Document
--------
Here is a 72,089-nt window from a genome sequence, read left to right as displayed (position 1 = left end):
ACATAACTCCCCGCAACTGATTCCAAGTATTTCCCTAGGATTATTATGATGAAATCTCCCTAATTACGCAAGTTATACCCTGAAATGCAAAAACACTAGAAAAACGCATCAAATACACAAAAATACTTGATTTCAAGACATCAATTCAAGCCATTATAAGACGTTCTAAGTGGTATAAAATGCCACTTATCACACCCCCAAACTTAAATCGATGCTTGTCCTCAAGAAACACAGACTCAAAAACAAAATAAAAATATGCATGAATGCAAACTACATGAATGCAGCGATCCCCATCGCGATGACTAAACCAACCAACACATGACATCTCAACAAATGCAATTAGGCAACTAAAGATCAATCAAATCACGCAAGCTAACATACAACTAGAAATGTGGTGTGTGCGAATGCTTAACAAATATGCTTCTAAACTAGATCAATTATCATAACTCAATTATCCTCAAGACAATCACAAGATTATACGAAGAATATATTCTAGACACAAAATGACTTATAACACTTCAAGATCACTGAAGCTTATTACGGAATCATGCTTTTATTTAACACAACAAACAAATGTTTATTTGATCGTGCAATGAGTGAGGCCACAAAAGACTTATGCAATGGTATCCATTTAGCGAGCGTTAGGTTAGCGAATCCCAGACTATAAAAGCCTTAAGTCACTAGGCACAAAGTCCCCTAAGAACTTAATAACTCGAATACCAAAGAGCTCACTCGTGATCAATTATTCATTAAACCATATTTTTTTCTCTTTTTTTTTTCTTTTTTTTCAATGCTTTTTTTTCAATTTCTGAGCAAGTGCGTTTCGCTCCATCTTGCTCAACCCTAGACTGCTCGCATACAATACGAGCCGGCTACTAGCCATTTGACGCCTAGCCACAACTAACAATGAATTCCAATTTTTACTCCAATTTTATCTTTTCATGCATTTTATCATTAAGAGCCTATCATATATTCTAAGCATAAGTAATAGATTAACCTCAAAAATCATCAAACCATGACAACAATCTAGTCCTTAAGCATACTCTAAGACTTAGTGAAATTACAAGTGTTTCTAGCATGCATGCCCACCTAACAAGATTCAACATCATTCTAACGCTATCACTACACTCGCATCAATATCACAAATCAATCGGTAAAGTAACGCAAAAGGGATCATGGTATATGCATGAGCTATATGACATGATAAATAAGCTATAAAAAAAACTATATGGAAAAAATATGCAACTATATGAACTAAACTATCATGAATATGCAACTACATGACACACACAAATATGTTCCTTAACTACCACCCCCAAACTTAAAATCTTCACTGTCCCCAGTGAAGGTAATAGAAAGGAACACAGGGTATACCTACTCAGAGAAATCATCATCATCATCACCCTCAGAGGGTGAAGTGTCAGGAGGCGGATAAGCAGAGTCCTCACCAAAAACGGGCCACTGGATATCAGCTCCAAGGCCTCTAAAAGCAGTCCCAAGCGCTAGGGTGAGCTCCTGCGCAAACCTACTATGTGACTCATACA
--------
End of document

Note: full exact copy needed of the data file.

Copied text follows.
Here is a 72,089-nt window from a genome sequence, read left to right as displayed (position 1 = left end):
ACATAACTCCCCGCAACTGATTCCAAGTATTTCCCTAGGATTATTATGATGAAATCTCCCTAATTACGCAAGTTATACCCTGAAATGCAAAAACACTAGAAAAACGCATCAAATACACAAAAATACTTGATTTCAAGACATCAATTCAAGCCATTATAAGACGTTCTAAGTGGTATAAAATGCCACTTATCACACCCCCAAACTTAAATCGATGCTTGTCCTCAAGAAACACAGACTCAAAAACAAAATAAAAATATGCATGAATGCAAACTACATGAATGCAGCGATCCCCATCGCGATGACTAAACCAACCAACACATGACATCTCAACAAATGCAATTAGGCAACTAAAGATCAATCAAATCACGCAAGCTAACATACAACTAGAAATGTGGTGTGTGCGAATGCTTAACAAATATGCTTCTAAACTAGATCAATTATCATAACTCAATTATCCTCAAGACAATCACAAGATTATACGAAGAATATATTCTAGACACAAAATGACTTATAACACTTCAAGATCACTGAAGCTTATTACGGAATCATGCTTTTATTTAACACAACAAACAAATGTTTATTTGATCGTGCAATGAGTGAGGCCACAAAAGACTTATGCAATGGTATCCATTTAGCGAGCGTTAGGTTAGCGAATCCCAGACTATAAAAGCCTTAAGTCACTAGGCACAAAGTCCCCTAAGAACTTAATAACTCGAATACCAAAGAGCTCACTCGTGATCAATTATTCATTAAACCATATTTTTTTCTCTTTTTTTTTTCTTTTTTTTCAATGCTTTTTTTTCAATTTCTGAGCAAGTGCGTTTCGCTCCATCTTGCTCAACCCTAGACTGCTCGCATACAATACGAGCCGGCTACTAGCCATTTGACGCCTAGCCACAACTAACAATGAATTCCAATTTTTACTCCAATTTTATCTTTTCATGCATTTTATCATTAAGAGCCTATCATATATTCTAAGCATAAGTAATAGATTAACCTCAAAAATCATCAAACCATGACAACAATCTAGTCCTTAAGCATACTCTAAGACTTAGTGAAATTACAAGTGTTTCTAGCATGCATGCCCACCTAACAAGATTCAACATCATTCTAACGCTATCACTACACTCGCATCAATATCACAAATCAATCGGTAAAGTAACGCAAAAGGGATCATGGTATATGCATGAGCTATATGACATGATAAATAAGCTATAAAAAAAACTATATGGAAAAAATATGCAACTATATGAACTAAACTATCATGAATATGCAACTACATGACACACACAAATATGTTCCTTAACTACCACCCCCAAACTTAAAATCTTCACTGTCCCCAGTGAAGGTAATAGAAAGGAACACAGGGTATACCTACTCAGAGAAATCATCATCATCATCACCCTCAGAGGGTGAAGTGTCAGGAGGCGGATAAGCAGAGTCCTCACCAAAAACGGGCCACTGGATATCAGCTCCAAGGCCTCTAAAAGCAGTCCCAAGCGCTAGGGTGAGCTCCTGCGCAAACCTACTATGTGACTCATACA